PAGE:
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Infant and Toddler Stimulation at Home

Sensorial stimulation  of children

Source: Google images

“If we all could see the world through eyes of a child, we would see the magic in everything.” – Chee Vai Tang

Parenthood blesses you with anxiety .As parents we often want our children to have the best of the opportunities available to them but at the same time we do not want to go all overboard. Child care sometimes appears to be an awesome, innovative industry and the creativity explored and expressed here is amazing. Play gyms, bouncers, teethers and safety equipment, they keep getting makeovers that really creditable. We have play and music sessions from international banners like Gymboree and Musical Bonding. We have compilations of sacred chants and devotional music played out to our babies along with nursery rhymes. Mother toddler programs are being popularised as a prelude to playgroups. We have books on raising ‘smart’ babies and websites devoted to child rearing education. Yet there are instances when we are compelled to ask ourselves if all this is overrated. Therefore I wish to share some of the insights I have gained raising my daughter considering myself to be a well ‘informed’ parent.

As a doctor, I knew that supplemental sensory stimulation in any or all of the sensory modalities (sight, sound, touch, taste, smell and balance) is advised as a therapeutic intervention to compensate for the lack of a normal or typical environment providing sensory stimulation or in the presence of atypical environmental sensory stimulation. For example, infants born prematurely or those  hospitalized in a neonatal intensive care unit (NICU) are exposed to high levels of intense and aversive sensory impulses related to necessary medical care (e.g., heel pricks and injections).Besides, the general NICU environment (e.g., lights and alarms) is far from conducive to a smooth transition from the mother’s womb. Furthermore, these sick infants do not receive the same caregiver stimulation and interaction that healthy full-term infants generally receive from their parents in the home environment. In such a scenario stimulation is definitely beneficial. Babies being raised in stressful situations like foster homes or those having endured a prolonged illness show a lot of progress with additional stimulation.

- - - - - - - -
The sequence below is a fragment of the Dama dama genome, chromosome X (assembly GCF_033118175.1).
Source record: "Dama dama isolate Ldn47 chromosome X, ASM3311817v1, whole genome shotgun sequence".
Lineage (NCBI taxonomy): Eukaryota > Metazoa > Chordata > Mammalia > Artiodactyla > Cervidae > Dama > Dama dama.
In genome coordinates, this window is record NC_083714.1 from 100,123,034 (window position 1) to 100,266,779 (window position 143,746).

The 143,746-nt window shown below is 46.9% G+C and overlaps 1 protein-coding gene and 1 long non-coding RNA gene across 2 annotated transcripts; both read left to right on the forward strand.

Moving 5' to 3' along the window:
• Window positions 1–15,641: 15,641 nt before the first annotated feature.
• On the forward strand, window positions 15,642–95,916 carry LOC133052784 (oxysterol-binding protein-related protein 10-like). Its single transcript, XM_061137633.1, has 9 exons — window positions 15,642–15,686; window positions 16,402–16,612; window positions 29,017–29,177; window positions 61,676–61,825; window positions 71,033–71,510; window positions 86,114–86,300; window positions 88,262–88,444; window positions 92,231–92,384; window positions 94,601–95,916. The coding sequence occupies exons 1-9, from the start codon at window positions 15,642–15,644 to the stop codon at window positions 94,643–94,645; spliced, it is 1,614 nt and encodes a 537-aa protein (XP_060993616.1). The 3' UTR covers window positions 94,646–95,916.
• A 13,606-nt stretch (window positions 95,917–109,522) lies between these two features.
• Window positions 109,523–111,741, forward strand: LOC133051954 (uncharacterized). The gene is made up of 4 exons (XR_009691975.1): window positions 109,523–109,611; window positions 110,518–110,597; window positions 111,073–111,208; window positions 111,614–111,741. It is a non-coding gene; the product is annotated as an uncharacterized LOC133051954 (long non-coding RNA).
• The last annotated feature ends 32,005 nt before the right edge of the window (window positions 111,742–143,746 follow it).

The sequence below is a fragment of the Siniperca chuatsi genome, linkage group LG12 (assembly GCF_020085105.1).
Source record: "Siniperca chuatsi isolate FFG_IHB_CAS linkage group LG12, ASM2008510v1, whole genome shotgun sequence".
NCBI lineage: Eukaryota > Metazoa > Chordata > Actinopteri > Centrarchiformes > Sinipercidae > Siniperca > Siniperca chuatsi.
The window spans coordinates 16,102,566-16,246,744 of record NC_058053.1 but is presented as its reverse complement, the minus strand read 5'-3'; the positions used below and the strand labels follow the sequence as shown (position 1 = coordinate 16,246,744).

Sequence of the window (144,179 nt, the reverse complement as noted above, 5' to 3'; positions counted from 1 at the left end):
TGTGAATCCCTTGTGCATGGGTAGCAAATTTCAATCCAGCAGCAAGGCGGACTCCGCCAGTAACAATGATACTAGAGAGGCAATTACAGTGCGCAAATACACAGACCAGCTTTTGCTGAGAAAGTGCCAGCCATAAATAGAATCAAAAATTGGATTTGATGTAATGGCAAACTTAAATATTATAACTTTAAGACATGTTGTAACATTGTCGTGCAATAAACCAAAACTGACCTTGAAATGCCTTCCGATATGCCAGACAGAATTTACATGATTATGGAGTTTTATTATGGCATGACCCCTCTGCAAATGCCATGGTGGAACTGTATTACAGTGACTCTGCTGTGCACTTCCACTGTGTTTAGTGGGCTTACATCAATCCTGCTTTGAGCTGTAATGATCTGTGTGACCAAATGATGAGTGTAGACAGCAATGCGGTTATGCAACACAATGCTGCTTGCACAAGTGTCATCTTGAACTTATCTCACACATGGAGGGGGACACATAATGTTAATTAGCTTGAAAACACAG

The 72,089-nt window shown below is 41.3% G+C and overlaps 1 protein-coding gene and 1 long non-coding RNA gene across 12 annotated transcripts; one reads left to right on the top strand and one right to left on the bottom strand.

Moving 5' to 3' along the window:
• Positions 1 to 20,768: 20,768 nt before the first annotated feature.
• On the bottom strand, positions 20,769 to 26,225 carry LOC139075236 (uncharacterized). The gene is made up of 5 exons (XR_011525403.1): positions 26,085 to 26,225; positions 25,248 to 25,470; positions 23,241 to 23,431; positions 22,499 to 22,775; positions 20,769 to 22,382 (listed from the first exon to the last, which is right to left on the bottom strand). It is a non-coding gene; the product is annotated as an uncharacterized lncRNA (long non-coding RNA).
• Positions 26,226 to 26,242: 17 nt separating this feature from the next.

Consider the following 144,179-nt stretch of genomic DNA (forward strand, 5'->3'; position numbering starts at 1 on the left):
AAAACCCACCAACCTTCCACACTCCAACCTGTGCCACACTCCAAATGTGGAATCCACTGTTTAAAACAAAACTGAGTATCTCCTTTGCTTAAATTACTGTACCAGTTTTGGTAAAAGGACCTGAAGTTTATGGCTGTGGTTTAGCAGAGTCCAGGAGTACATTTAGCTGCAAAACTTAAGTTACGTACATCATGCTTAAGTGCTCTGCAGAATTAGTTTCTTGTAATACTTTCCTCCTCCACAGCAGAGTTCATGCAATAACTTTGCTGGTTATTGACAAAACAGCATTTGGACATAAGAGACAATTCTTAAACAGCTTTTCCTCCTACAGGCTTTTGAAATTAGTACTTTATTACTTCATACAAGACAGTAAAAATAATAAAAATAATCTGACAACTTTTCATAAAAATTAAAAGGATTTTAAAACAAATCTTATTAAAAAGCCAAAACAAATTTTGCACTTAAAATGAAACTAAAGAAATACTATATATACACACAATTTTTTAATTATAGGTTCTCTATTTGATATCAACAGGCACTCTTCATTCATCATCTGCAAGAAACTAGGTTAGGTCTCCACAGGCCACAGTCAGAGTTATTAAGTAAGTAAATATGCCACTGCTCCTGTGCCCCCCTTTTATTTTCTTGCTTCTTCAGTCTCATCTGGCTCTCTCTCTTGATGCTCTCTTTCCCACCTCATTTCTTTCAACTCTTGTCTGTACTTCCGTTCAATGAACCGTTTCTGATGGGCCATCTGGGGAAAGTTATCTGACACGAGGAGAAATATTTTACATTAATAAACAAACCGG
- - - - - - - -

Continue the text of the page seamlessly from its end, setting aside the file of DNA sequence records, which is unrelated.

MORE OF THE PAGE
But I wondered if it was really necessary to put such efforts for a baby with no risk factors suggesting developmental problems. And I learnt that it is worth the investment because it definitely enhances the close and loving relationship between you and your baby.


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Dr. Krishna Mahathi holds diplomas in Pediatrics and in the management of allergies and asthma. Years of working and interacting with children and parents have given her insight into developmental disabilities. She wishes that there was more awareness and acceptance of the issues that differently-abled children face and hopes that through this blog, she can enable thse children and their families to make sensible and informed choices.

One thought on “Infant and Toddler Stimulation at Home

  1. Ignatius Fernandez

    Krishna, well-crafted article! I like in particular the emphasis you give to the father’s involvement. Most articles focus on the mother’s role, which is doubtless important, but the father ends up a distant second. You have corrected that. Thank you. God bless.
    Ignatius Fernandez.


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